Molecular autism

CRISPR/Cas9-mediated heterozygous knockout of the autism gene CHD8 and characterization of its transcriptional networks in cerebral organoids derived from iPS cells.

PMID 28321286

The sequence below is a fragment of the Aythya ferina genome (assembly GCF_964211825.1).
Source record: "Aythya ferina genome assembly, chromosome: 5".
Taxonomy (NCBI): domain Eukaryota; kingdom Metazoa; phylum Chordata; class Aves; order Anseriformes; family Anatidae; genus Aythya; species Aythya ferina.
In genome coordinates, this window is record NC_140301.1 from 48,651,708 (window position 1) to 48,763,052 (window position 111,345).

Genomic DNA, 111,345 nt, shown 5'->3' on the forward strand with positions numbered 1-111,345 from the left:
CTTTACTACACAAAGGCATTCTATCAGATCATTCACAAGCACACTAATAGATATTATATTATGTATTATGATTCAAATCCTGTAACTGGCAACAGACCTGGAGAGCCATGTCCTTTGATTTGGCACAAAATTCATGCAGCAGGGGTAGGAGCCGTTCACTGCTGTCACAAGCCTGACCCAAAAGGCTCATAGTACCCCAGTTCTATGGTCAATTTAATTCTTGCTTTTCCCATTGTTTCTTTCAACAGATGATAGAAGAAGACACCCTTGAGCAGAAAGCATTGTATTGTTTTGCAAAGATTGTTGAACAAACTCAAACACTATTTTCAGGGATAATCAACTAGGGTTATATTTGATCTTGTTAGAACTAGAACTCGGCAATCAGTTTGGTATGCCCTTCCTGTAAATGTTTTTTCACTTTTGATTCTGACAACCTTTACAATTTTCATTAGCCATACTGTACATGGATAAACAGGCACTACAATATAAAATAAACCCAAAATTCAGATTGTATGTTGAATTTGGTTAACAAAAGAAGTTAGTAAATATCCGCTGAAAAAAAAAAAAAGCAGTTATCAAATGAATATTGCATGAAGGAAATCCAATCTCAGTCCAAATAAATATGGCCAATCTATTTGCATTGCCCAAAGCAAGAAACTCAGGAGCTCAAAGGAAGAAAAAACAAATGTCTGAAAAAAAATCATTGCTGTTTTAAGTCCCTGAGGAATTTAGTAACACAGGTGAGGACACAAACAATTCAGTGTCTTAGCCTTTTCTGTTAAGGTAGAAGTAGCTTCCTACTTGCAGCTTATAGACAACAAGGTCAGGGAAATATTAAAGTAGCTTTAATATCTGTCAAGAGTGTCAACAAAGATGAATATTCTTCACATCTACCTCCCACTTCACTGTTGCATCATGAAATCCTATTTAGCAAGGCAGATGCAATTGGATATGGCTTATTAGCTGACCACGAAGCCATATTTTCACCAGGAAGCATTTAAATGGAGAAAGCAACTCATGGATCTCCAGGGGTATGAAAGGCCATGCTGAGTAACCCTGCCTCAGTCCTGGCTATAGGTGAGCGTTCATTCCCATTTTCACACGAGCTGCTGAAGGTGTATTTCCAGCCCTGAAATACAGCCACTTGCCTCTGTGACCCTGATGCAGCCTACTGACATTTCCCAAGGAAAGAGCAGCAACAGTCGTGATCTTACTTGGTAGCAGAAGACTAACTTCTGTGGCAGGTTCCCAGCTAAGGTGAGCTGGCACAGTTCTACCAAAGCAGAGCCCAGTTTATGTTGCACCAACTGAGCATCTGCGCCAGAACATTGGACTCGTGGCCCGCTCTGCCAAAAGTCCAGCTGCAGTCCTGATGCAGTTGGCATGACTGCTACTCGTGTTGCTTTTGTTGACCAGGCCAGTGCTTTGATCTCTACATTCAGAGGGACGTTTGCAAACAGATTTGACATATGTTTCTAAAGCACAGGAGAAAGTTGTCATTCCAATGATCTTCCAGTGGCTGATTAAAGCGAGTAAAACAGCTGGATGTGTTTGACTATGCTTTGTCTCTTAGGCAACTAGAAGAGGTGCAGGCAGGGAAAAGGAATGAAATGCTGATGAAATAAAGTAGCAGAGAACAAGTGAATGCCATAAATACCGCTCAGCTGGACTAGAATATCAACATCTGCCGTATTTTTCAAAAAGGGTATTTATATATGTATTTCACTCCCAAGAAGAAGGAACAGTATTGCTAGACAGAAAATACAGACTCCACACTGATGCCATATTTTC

CHD8 (chromodomain helicase DNA-binding protein 8), which codes for a member of the CHD family of ATP-dependent chromatin-remodeling factors, is one of the most commonly mutated genes in autism spectrum disorders (ASD) identified in exome-sequencing studies. Loss of function mutations in the gene have also been found in schizophrenia (SZ) and intellectual disabilities and influence cancer cell proliferation. We previously reported an RNA-seq analysis carried out on neural progenitor cells (NPCs) and monolayer neurons derived from induced pluripotent stem (iPS) cells that were heterozygous for CHD8 knockout (KO) alleles generated using CRISPR-Cas9 gene editing. A significant number of ASD and SZ candidate genes were among those that were differentially expressed in a comparison of heterozygous KO lines (CHD8(+/-)) vs isogenic controls (CHD8(+/-)), including the SZ and bipolar disorder (BD) candidate gene TCF4, which was markedly upregulated in CHD8(+/-) neuronal cells. In the current study, RNA-seq was carried out on CHD8(+/-) and isogenic control (CHD8(+/+)) cerebral organoids, which are 3-dimensional structures derived from iPS cells that model the developing human telencephalon. TCF4 expression was, again, significantly upregulated. Pathway analysis carried out on differentially expressed genes (DEGs) revealed an enrichment of genes involved in neurogenesis, neuronal differentiation, forebrain development, Wnt/β-catenin signaling, and axonal guidance, similar to our previous study on NPCs and monolayer neurons. There was also significant overlap in our CHD8(+/-) DEGs with those found in a transcriptome analysis carried out by another group using cerebral organoids derived from a family with idiopathic ASD. Remarkably, the top DEG in our respective studies was the non-coding RNA DLX6-AS1, which was markedly upregulated in both studies; DLX6-AS1 regulates the expression of members of the DLX (distal-less homeobox) gene family. DLX1 was also upregulated in both studies. DLX genes code for transcription factors that play a key role in GABAergic interneuron differentiation. Significant overlap was also found in a transcriptome study carried out by another group using iPS cell-derived neurons from patients with BD, a condition characterized by dysregulated WNT/β-catenin signaling in a subgroup of affected individuals. Overall, the findings show that distinct ASD, SZ, and BD candidate genes converge on common molecular targets-an important consideration for developing novel therapeutics in genetically heterogeneous complex traits.